- Put the asparagus into the boiling water and reduce the heat so it stops boiling but stays close to simmering.
- Add the salt, sugar, butter, and lemon juice to the water.
- After 12 to 15 minutes, the asparagus should be soft. Test it by poking into a stem with a pointed knife. If it easily goes into the stem, the asparagus is cooked through.
- Remove the asparagus from the water, cut the twine and serve.
How to make Sauce Hollandaise
- 3 Egg Yolks
- 25 ml Lemon Juice
- 50-100 ml Water more or less might be needed
- some Salt
- 250 g Clarified Butter at 73°C / 165°F aka Ghee
- Heat a pot with about 1 inch / 2 cm of water and bring to a boil.
- In a large stainless steel bowl, whisk the egg yolks with a little bit of water.
- Place the bowl on top of the hot water and continue to whisk constantly. The egg yolks with thicken after a while and the yellow color becomes brighter. You might need to take the bowl off the pot every now and then to make sure the yolks don't get too hot.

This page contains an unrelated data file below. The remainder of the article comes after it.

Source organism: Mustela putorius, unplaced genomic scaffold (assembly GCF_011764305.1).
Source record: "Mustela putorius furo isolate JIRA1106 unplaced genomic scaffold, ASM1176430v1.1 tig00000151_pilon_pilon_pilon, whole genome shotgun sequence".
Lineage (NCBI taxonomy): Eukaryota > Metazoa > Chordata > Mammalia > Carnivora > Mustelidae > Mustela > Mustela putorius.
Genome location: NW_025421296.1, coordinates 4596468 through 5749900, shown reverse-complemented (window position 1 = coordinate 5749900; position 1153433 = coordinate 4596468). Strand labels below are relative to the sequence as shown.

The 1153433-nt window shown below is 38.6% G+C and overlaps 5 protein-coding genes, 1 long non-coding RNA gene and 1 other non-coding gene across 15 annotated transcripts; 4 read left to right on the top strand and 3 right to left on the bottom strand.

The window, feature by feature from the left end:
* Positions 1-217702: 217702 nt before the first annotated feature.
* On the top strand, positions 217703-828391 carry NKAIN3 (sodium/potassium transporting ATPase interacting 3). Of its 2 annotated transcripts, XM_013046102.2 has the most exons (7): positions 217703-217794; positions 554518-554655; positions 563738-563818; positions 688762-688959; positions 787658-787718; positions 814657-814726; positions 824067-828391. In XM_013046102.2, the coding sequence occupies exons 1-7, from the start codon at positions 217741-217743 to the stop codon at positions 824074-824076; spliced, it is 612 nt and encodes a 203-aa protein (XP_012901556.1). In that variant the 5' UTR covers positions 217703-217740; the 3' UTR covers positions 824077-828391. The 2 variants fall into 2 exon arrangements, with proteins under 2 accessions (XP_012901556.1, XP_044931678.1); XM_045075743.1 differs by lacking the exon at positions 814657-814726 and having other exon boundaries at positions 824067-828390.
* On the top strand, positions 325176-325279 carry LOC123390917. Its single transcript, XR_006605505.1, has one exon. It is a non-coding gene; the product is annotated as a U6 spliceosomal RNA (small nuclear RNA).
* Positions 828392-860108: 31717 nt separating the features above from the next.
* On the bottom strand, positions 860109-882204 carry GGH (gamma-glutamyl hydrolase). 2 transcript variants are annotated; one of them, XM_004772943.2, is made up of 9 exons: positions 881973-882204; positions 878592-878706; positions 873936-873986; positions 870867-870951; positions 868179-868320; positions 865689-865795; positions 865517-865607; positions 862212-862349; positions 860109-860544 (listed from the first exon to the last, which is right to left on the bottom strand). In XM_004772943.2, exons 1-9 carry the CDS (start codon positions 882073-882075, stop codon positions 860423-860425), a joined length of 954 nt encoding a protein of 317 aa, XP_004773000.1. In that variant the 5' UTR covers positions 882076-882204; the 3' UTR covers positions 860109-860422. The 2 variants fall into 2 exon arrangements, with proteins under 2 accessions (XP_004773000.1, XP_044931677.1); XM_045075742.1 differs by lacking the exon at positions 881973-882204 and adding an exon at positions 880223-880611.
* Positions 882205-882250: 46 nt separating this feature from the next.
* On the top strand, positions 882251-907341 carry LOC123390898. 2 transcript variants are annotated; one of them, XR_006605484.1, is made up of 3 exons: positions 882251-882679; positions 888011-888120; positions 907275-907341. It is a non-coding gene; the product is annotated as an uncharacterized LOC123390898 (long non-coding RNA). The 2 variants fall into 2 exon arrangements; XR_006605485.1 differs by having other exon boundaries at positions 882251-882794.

- When the yolks have a brighter color and thickened, take the bowl down and add a little bit of water and whisk it in. Then carefully drizzle some of the clarified butter into the liquid, keep whisking all the time!
- Get the bowl back on the pot and whisk for a bit, then repeat the previous step until the clarified butter has been implemented into the sauce. You might need less water than listed in the ingredients, just keep looking at the consistency of the sauce.
- Once the sauce is ready, keep it warm until serving.
How to rescue a coagulated Sauce Hollandaise
- If for any reason your sauce coagulated, you can whisk an egg yolk with a little water in a bowl and then slowly drizzle the coagulated sauce into this bowl while whisking. This will bring the sauce back together. If you are out of egg yolks, it can also work with just some water instead.